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HPV and p16 Testing in Oropharyngeal Squamous Cell Carcinoma

Methodology, Interpretation, and Significance

DNA In Situ Hybridization

Slide 23

March 2012

DNA in situ hybridization for HPV is often considered the gold standard for HPV detection. The biggest knock on HPV in situ hybridization is its low sensitivity; there are a sufficient number of false-negatives that should inspire you to question a negative result when the clinical and histologic parameters all seem to point towards an HPV-associated tumor. Several tumors with HPV DNA and E6/E7 mRNA have been negative by DNA in situ hybridization. The specificity of DNA in situ hybridization for HPV is remarkable, as it employs probes for select sequences (ie, low- or high-risk genotypes). Aside from artifactual staining, the presence of episomal or integrated staining patterns can be considered positive with confidence. Because this assay is interpreted using the light microscope, it not only allows for the detection of viral DNA, it provides insight into the localization of HPV DNA as well. That is, in situ hybridization permits the determination of episomal or fully integrated localization of HPV DNA. In situ hybridization is readily available in most laboratories and a fair number of laboratories belonging to institutions with smaller case volumes. Importantly, in situ hybridization gives no indication of biologic activity. That is, the presence of HPV DNA tells you little if anything, about its role in the initiation and/or maintenance of malignant transformation.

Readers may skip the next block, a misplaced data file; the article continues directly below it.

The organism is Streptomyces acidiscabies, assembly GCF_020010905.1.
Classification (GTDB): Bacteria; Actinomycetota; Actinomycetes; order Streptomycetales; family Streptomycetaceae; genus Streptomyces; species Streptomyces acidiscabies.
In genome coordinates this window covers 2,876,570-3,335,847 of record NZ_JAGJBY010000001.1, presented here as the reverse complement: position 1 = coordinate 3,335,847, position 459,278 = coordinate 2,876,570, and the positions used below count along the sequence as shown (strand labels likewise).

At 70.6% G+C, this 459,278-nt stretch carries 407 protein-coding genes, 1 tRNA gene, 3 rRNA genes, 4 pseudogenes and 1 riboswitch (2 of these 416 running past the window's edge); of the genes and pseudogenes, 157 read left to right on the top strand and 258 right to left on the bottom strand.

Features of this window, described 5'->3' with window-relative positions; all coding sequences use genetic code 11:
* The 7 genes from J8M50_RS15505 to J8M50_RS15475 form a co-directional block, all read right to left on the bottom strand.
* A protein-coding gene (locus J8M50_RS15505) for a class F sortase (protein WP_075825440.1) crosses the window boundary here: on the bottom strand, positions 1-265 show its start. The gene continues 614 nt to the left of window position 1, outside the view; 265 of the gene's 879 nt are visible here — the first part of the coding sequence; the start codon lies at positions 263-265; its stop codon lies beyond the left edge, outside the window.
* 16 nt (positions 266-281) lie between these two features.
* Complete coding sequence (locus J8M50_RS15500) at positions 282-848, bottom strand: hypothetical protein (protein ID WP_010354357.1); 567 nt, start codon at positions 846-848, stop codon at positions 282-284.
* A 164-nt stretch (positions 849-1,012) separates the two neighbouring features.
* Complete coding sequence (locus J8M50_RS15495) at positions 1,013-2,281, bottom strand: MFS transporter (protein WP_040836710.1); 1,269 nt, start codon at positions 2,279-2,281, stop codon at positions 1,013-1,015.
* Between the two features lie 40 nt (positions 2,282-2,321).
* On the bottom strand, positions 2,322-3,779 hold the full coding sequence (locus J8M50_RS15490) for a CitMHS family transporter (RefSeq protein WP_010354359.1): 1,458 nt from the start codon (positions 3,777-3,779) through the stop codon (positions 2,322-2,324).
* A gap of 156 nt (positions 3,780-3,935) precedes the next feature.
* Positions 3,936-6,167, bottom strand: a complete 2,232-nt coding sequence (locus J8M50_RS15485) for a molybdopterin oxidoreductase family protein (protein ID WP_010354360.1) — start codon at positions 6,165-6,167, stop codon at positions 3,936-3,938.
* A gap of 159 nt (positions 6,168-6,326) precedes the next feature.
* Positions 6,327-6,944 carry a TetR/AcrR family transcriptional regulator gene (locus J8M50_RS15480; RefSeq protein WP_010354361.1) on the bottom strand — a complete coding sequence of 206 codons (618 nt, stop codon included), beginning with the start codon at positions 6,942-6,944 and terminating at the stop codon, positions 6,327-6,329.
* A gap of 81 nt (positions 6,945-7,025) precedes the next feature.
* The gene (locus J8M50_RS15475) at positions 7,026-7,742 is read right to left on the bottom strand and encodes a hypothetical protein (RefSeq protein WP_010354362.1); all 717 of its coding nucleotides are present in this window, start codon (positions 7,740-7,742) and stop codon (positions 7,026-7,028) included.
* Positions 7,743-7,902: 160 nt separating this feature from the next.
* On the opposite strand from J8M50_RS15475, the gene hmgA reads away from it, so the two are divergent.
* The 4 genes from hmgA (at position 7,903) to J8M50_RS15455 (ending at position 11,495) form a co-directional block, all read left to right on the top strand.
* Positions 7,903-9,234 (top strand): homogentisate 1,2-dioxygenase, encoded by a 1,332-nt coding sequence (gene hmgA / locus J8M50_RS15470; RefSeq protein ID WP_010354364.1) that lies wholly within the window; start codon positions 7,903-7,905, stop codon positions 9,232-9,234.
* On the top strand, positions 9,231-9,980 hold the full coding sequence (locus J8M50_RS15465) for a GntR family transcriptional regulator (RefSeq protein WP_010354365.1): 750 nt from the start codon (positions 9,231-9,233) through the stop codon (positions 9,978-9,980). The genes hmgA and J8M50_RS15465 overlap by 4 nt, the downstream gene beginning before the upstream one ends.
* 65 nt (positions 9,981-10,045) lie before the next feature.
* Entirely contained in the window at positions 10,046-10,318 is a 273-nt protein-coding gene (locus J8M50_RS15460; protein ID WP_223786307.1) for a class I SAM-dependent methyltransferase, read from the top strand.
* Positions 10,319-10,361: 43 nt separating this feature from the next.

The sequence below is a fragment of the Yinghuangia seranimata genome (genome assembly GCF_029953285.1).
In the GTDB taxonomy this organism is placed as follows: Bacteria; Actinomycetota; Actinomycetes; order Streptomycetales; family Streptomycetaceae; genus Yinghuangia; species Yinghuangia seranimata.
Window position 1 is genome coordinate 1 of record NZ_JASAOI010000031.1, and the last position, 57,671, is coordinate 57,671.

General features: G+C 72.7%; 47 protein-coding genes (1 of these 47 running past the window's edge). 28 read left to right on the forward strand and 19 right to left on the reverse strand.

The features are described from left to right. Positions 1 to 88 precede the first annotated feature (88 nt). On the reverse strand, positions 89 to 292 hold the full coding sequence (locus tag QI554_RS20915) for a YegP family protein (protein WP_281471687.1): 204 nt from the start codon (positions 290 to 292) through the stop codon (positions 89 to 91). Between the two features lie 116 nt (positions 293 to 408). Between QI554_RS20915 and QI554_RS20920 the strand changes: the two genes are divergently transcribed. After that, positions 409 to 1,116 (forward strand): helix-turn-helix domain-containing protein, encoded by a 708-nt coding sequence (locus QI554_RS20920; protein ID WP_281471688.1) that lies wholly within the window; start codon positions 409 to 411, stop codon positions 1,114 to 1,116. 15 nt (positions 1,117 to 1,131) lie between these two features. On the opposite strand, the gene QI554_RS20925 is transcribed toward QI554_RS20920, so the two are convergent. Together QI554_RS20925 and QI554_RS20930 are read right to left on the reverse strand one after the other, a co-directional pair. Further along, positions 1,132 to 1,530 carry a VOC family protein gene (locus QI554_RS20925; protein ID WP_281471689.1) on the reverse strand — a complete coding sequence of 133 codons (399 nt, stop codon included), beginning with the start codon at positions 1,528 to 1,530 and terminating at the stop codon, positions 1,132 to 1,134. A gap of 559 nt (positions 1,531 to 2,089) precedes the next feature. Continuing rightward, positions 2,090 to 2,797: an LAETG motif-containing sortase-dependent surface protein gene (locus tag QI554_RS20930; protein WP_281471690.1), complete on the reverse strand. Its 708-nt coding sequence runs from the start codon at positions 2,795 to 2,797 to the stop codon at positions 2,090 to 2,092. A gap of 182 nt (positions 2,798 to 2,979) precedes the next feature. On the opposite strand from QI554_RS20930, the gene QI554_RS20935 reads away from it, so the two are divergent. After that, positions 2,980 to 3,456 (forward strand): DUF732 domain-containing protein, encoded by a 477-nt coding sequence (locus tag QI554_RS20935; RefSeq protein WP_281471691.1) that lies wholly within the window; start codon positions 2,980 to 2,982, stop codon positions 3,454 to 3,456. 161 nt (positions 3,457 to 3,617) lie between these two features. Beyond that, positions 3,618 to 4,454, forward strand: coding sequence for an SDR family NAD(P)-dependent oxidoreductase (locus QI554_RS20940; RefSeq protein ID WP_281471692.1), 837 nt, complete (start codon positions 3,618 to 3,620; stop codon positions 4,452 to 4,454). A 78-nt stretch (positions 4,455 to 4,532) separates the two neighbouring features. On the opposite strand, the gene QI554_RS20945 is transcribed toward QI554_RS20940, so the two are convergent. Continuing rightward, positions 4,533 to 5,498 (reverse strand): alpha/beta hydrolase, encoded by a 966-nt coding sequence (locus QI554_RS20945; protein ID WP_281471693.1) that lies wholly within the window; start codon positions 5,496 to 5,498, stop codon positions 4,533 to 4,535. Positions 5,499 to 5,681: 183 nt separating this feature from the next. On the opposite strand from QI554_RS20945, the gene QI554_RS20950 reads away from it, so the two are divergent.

DNA In Situ Hybridization


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